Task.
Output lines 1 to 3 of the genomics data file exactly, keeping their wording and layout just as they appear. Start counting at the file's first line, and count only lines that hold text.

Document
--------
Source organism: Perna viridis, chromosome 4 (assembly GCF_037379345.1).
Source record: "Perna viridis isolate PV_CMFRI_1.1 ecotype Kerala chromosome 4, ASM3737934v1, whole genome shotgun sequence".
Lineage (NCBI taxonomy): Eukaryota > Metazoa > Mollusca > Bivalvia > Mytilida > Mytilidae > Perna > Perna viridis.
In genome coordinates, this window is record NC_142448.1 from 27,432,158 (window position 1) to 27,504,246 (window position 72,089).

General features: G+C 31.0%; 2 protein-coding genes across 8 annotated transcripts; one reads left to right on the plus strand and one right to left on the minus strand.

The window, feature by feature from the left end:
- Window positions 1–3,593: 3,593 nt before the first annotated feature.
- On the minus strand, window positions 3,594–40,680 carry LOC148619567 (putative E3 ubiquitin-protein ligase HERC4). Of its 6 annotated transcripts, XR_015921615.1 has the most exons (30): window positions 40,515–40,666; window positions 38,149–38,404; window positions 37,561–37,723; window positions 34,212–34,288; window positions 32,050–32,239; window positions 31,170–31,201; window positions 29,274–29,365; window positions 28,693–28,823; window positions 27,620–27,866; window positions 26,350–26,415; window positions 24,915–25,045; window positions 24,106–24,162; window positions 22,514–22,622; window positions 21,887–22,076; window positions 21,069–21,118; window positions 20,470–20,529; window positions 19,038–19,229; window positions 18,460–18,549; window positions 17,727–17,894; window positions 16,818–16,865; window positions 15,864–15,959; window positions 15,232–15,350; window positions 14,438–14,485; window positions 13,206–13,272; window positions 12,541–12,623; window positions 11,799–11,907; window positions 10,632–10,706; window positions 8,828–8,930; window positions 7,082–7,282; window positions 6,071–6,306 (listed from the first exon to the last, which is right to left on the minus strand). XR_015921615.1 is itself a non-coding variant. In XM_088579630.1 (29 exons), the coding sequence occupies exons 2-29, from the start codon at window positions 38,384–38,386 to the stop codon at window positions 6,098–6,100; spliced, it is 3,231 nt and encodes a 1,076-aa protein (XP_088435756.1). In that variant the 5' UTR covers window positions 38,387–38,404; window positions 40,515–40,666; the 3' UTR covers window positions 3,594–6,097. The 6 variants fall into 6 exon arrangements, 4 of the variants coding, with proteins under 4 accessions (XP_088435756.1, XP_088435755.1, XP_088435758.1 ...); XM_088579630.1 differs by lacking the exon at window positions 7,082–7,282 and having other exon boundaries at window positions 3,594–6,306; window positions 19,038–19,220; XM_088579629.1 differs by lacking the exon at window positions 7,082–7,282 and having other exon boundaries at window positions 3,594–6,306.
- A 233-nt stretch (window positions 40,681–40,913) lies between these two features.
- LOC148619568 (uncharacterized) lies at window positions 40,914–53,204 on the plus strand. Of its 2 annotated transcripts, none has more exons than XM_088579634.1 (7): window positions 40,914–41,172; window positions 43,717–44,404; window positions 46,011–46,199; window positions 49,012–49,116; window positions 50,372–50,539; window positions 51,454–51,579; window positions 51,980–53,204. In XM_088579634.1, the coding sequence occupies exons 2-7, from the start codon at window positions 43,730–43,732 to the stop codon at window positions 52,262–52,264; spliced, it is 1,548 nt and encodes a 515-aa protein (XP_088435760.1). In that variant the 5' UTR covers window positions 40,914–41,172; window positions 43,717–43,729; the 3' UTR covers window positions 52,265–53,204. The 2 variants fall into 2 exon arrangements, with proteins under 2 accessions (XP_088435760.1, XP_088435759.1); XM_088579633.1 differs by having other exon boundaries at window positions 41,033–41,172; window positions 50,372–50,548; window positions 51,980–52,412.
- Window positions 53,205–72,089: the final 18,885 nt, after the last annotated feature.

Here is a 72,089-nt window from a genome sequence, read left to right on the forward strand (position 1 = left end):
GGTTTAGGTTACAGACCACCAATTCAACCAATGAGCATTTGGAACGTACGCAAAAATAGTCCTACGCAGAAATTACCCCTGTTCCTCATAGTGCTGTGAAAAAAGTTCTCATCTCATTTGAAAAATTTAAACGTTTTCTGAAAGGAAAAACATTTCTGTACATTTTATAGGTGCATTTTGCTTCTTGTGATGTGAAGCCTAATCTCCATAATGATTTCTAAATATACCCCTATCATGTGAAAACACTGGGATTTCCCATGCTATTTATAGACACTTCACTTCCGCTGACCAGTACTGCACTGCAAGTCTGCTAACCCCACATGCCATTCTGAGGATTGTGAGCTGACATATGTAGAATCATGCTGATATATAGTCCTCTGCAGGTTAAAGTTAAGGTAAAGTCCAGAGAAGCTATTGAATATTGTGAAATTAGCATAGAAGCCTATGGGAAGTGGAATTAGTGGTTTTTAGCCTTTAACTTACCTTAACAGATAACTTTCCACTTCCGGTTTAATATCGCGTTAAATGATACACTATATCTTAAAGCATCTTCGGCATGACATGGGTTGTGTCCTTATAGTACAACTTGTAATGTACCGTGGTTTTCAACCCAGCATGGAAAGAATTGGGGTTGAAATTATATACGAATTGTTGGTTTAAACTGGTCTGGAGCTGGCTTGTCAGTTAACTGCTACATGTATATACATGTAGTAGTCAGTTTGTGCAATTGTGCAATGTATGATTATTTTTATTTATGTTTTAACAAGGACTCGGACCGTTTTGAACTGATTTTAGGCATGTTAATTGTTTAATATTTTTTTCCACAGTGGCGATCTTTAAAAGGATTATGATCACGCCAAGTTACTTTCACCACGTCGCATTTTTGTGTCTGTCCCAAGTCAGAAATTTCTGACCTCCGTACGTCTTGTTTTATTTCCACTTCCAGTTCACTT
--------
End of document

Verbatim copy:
Source organism: Perna viridis, chromosome 4 (assembly GCF_037379345.1).
Source record: "Perna viridis isolate PV_CMFRI_1.1 ecotype Kerala chromosome 4, ASM3737934v1, whole genome shotgun sequence".
Lineage (NCBI taxonomy): Eukaryota > Metazoa > Mollusca > Bivalvia > Mytilida > Mytilidae > Perna > Perna viridis.